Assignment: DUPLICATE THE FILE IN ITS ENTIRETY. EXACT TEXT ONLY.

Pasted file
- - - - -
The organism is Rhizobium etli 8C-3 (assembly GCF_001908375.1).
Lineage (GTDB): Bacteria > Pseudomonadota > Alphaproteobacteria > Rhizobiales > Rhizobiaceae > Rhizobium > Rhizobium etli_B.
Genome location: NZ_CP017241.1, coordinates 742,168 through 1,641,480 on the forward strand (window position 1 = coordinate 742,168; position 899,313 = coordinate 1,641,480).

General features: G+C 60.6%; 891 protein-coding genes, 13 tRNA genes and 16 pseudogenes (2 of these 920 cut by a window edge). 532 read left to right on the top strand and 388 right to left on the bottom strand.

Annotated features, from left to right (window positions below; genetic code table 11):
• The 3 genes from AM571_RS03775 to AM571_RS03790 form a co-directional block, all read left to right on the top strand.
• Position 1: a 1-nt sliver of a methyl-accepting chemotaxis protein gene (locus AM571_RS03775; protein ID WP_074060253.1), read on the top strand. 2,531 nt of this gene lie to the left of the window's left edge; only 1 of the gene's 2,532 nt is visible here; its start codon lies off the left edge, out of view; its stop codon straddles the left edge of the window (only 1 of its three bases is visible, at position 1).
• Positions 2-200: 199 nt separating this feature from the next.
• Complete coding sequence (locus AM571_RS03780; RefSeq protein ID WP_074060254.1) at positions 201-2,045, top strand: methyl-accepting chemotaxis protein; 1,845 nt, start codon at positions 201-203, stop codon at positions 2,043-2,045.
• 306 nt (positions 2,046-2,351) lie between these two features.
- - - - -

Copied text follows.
The organism is Rhizobium etli 8C-3 (assembly GCF_001908375.1).
Lineage (GTDB): Bacteria > Pseudomonadota > Alphaproteobacteria > Rhizobiales > Rhizobiaceae > Rhizobium > Rhizobium etli_B.
Genome location: NZ_CP017241.1, coordinates 742,168 through 1,641,480 on the forward strand (window position 1 = coordinate 742,168; position 899,313 = coordinate 1,641,480).

General features: G+C 60.6%; 891 protein-coding genes, 13 tRNA genes and 16 pseudogenes (2 of these 920 cut by a window edge). 532 read left to right on the top strand and 388 right to left on the bottom strand.

Annotated features, from left to right (window positions below; genetic code table 11):
• The 3 genes from AM571_RS03775 to AM571_RS03790 form a co-directional block, all read left to right on the top strand.
• Position 1: a 1-nt sliver of a methyl-accepting chemotaxis protein gene (locus AM571_RS03775; protein ID WP_074060253.1), read on the top strand. 2,531 nt of this gene lie to the left of the window's left edge; only 1 of the gene's 2,532 nt is visible here; its start codon lies off the left edge, out of view; its stop codon straddles the left edge of the window (only 1 of its three bases is visible, at position 1).
• Positions 2-200: 199 nt separating this feature from the next.
• Complete coding sequence (locus AM571_RS03780; RefSeq protein ID WP_074060254.1) at positions 201-2,045, top strand: methyl-accepting chemotaxis protein; 1,845 nt, start codon at positions 201-203, stop codon at positions 2,043-2,045.
• 306 nt (positions 2,046-2,351) lie between these two features.